#### 4.5 Summary of expected astrometric jitter

Table 1 summarises much of the data discussed in this section for the main-sequence, giant and supergiant stars, and gives the corresponding estimates of the astrometric jitter ( ) based on theoretical formulae. These estimates are given in three columns labelled with the corresponding equation number:

• Equation (12) is used to predict the positional jitter from the typical values of photometric variability in column . This is based on the assumption that the variability is due either to (dark or bright) spots, granulation, or any other surface features that vary with time. Note that the temporal variation need not be related to stellar rotation. The resulting are probably realistic order-of-magnitude estimates except when the photometric variability is mainly caused by radial pulsations. In such cases (e.g., for stars in the instability strip and red supergiants) the values given clearly represent upper limits to the real effect.
• Equation (18) is used to predict the astrometric effect from the radial velocity variability in column . This is only valid if the radial velocity is rotationally modulated. Since pulsations, non-radial oscillations, convection and many other effects may cause radial velocity variations without a corresponding astrometric effect, these estimates are again upper limits. Nevertheless, rotational modulation is important among active (young) main-sequence stars and M dwarfs, and for these objects Eq. (18) may provide correct order-of-magnitude estimates.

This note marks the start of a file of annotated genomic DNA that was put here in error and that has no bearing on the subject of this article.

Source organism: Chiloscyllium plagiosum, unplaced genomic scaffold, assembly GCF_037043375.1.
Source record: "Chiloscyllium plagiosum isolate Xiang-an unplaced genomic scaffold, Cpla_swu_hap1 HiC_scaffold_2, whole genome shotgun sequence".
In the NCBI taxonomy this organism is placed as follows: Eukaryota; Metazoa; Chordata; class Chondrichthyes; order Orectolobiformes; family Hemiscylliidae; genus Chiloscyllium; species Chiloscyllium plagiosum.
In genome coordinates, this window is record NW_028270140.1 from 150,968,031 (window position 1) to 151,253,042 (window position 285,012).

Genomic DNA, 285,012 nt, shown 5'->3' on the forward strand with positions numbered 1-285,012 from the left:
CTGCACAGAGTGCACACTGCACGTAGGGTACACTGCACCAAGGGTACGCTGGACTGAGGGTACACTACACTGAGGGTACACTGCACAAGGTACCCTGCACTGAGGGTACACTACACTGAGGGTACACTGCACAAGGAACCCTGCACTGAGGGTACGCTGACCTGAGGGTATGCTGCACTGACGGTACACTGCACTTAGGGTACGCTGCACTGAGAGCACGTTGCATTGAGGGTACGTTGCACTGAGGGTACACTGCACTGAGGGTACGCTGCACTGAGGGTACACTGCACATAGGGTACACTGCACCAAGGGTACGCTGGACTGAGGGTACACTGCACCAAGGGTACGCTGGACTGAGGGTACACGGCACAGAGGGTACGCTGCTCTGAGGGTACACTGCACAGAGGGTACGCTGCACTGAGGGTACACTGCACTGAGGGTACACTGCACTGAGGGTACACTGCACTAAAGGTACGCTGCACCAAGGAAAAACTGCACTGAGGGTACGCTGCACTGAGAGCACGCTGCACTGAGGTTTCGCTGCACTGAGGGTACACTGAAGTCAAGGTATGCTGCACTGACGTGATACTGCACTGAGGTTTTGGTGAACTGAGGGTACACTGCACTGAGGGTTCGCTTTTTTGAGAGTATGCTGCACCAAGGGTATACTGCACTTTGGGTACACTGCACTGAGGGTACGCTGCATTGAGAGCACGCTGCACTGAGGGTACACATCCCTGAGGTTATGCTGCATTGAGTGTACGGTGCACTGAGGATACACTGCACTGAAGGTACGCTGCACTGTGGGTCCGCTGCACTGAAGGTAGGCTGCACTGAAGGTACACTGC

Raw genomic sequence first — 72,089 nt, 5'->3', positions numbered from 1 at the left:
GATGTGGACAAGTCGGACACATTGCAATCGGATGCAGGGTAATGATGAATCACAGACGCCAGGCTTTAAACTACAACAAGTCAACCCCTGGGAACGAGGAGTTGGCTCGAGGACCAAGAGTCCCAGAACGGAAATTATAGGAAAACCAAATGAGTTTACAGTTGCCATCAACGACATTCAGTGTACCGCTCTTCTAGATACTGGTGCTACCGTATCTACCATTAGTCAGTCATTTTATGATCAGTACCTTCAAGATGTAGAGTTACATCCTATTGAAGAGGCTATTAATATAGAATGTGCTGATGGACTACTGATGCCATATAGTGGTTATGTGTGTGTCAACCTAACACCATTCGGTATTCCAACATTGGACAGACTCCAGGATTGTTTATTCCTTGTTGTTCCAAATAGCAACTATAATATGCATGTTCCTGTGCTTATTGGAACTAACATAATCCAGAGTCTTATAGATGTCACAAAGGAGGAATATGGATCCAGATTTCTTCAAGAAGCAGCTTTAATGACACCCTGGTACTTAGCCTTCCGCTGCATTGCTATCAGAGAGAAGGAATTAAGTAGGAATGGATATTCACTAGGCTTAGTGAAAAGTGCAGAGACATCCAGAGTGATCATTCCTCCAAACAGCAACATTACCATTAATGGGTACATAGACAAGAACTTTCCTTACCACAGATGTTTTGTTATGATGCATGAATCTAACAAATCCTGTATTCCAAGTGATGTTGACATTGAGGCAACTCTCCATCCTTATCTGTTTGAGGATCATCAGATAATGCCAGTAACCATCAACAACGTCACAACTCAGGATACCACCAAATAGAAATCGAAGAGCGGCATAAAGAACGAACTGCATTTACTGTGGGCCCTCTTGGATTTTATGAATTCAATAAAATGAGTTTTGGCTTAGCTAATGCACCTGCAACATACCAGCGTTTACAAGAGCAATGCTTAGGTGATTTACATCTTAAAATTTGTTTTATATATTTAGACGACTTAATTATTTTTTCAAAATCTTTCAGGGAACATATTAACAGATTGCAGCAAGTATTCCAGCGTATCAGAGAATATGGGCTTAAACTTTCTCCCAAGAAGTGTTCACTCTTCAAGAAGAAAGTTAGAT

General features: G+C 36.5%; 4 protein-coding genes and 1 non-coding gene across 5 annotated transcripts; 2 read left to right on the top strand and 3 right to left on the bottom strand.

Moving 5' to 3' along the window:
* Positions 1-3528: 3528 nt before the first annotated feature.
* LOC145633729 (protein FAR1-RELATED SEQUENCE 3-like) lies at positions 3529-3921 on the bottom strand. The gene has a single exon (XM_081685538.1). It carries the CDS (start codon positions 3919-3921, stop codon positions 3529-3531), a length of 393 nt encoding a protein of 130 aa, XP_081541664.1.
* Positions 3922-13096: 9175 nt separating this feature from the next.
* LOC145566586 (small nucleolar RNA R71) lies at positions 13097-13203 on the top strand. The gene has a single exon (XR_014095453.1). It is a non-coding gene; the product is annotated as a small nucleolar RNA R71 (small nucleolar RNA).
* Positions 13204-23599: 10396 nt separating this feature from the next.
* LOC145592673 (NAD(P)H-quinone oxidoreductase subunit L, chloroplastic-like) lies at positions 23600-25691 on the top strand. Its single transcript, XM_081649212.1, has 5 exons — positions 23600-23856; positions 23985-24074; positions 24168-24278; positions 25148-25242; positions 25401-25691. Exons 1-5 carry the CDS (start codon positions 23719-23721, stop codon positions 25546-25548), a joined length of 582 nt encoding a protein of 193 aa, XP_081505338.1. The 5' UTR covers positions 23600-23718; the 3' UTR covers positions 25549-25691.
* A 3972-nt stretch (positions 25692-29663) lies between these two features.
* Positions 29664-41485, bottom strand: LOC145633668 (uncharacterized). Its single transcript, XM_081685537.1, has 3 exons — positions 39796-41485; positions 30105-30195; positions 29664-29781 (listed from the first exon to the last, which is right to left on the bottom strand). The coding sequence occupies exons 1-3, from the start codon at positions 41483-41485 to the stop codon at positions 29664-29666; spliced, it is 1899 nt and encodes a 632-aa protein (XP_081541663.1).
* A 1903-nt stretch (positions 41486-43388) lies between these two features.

• Finally we have included an estimate of the astrometric jitter based on the following equation

 (27)

with taken from Cox (2000). Equation (27) is derived from the inverse relation to surface gravity g found by Svensson & Ludwig (2005) for a range of hydrodynamical model atmospheres. Although the authors warn that sphericity effects may render an extrapolation of this relation to supergiants very uncertain, we have applied it to all the stellar types in the table. Since it only includes the random effects of stellar granulation, it represents a lower limit to the expected astrometric jitter.